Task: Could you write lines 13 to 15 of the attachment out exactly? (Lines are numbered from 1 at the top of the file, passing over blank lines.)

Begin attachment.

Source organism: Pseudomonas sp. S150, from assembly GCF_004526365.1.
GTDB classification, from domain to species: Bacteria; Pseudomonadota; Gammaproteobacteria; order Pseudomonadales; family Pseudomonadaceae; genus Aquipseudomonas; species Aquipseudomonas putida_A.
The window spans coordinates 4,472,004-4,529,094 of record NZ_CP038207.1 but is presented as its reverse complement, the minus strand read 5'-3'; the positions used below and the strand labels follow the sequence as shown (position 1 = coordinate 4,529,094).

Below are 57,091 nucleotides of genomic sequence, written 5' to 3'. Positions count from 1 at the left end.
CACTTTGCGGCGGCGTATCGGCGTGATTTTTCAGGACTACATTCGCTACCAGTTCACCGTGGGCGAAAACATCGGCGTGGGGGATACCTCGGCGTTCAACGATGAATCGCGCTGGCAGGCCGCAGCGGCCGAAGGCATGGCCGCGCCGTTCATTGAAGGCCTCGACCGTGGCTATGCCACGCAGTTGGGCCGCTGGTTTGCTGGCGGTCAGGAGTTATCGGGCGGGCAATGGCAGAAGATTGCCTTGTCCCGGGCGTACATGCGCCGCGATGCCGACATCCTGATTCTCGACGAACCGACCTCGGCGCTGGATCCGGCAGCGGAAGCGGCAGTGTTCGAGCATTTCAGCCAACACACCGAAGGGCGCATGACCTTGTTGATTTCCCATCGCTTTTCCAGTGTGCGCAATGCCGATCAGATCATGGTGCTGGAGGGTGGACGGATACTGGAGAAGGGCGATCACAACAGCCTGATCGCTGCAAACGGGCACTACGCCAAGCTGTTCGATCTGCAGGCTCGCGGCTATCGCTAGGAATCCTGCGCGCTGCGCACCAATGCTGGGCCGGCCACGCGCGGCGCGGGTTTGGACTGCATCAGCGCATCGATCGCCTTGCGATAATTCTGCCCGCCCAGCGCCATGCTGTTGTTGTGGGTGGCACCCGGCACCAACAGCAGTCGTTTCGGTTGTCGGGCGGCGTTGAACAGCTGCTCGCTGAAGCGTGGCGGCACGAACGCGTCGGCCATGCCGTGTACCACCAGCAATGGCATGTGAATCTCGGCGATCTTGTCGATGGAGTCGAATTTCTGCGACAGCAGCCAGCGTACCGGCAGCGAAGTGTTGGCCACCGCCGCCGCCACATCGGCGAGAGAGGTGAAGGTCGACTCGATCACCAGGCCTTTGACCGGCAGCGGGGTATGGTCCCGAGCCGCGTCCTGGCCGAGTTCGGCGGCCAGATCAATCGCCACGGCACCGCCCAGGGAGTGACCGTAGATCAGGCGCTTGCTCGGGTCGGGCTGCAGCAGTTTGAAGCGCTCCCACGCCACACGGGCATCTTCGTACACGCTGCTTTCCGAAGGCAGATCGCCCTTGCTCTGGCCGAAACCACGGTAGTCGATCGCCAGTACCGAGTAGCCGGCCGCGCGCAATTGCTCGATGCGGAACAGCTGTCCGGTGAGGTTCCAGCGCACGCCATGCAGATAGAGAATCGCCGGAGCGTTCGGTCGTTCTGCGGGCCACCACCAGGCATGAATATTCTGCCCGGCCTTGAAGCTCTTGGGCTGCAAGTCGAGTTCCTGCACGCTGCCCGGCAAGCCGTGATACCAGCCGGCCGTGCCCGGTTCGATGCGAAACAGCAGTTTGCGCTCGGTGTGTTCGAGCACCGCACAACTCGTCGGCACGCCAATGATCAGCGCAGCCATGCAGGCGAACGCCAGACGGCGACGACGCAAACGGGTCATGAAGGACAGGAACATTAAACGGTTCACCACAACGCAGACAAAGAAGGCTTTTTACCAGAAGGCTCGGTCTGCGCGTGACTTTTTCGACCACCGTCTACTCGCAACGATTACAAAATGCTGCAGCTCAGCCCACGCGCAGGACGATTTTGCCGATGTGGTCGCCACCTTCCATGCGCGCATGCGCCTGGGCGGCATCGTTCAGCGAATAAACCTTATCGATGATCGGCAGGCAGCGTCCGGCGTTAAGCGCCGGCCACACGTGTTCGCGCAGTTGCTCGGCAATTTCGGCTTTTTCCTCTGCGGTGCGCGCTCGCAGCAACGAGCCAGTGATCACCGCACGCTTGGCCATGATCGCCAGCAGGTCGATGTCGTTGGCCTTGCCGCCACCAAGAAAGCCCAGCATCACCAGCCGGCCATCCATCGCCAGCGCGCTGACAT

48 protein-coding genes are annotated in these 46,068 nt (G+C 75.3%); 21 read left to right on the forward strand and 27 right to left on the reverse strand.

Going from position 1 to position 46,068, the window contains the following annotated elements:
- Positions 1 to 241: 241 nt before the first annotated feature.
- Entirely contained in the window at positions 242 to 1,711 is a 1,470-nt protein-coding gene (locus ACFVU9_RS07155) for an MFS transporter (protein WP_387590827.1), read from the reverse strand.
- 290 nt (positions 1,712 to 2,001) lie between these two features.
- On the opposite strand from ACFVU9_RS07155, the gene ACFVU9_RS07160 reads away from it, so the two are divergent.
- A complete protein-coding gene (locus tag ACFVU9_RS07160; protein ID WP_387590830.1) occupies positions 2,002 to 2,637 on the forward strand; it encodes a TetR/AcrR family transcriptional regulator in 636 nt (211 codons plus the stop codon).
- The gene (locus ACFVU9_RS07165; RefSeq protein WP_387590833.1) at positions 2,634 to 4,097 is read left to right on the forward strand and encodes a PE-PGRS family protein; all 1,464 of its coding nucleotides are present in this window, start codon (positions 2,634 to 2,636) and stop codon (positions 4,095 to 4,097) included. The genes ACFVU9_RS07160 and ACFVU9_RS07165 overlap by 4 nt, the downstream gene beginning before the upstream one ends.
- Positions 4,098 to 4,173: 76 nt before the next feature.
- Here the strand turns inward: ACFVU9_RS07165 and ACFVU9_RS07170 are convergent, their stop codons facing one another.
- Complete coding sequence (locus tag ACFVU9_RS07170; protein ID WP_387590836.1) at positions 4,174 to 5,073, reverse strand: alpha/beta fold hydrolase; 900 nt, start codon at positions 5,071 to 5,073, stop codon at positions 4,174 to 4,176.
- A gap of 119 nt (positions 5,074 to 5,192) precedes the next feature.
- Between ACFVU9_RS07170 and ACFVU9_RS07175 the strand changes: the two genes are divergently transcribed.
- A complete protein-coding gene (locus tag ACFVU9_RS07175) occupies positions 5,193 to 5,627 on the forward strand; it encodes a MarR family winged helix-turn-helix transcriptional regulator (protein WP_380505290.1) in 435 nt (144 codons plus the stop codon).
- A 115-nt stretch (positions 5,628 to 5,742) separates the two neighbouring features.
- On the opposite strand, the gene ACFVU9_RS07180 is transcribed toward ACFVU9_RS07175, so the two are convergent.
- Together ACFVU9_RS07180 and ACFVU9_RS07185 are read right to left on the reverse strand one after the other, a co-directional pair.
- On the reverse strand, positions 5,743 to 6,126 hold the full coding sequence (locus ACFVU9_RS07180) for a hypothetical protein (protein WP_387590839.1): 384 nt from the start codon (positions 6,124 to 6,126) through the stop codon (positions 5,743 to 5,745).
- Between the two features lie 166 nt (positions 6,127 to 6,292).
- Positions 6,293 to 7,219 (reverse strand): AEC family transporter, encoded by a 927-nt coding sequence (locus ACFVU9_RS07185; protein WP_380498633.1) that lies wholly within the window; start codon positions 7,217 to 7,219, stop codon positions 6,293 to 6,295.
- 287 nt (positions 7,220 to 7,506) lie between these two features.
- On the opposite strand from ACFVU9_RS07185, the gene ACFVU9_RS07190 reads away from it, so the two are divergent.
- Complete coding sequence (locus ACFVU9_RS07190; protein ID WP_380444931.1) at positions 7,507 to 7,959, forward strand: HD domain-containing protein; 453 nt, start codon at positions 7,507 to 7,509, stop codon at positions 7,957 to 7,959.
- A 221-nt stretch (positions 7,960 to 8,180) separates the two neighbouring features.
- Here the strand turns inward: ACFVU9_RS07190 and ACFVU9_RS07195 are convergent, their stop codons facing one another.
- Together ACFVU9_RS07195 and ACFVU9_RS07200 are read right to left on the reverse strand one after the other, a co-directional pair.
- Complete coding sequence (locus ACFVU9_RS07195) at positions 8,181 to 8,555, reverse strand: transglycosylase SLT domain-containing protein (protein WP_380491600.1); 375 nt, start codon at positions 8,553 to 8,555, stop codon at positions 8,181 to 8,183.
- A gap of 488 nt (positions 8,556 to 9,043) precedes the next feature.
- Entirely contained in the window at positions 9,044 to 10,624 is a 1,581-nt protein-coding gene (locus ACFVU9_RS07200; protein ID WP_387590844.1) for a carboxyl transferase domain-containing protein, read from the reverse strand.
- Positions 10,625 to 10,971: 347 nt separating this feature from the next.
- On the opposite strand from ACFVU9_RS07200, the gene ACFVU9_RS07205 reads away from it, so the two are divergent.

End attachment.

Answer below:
- The gene (locus ACFVU9_RS07165; RefSeq protein WP_387590833.1) at positions 2,634 to 4,097 is read left to right on the forward strand and encodes a PE-PGRS family protein; all 1,464 of its coding nucleotides are present in this window, start codon (positions 2,634 to 2,636) and stop codon (positions 4,095 to 4,097) included. The genes ACFVU9_RS07160 and ACFVU9_RS07165 overlap by 4 nt, the downstream gene beginning before the upstream one ends.
- Positions 4,098 to 4,173: 76 nt before the next feature.
- Here the strand turns inward: ACFVU9_RS07165 and ACFVU9_RS07170 are convergent, their stop codons facing one another.